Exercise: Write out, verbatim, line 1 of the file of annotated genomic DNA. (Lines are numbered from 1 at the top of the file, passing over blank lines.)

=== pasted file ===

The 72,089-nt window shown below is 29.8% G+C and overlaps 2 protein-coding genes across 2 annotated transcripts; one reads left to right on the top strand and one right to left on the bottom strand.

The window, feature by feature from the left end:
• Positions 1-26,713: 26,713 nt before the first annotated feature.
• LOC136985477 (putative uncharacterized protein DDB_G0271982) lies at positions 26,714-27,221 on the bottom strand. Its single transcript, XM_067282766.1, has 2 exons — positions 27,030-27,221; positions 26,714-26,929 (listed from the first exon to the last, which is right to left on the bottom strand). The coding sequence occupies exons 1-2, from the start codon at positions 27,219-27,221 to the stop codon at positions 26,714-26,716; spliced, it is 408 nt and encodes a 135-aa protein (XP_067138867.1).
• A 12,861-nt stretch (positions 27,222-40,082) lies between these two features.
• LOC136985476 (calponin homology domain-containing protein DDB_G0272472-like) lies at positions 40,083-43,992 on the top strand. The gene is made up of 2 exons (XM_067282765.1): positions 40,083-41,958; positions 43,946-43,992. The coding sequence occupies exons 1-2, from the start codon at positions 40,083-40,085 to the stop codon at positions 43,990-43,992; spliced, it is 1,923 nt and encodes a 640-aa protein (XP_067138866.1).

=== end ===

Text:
The 72,089-nt window shown below is 29.8% G+C and overlaps 2 protein-coding genes across 2 annotated transcripts; one reads left to right on the top strand and one right to left on the bottom strand.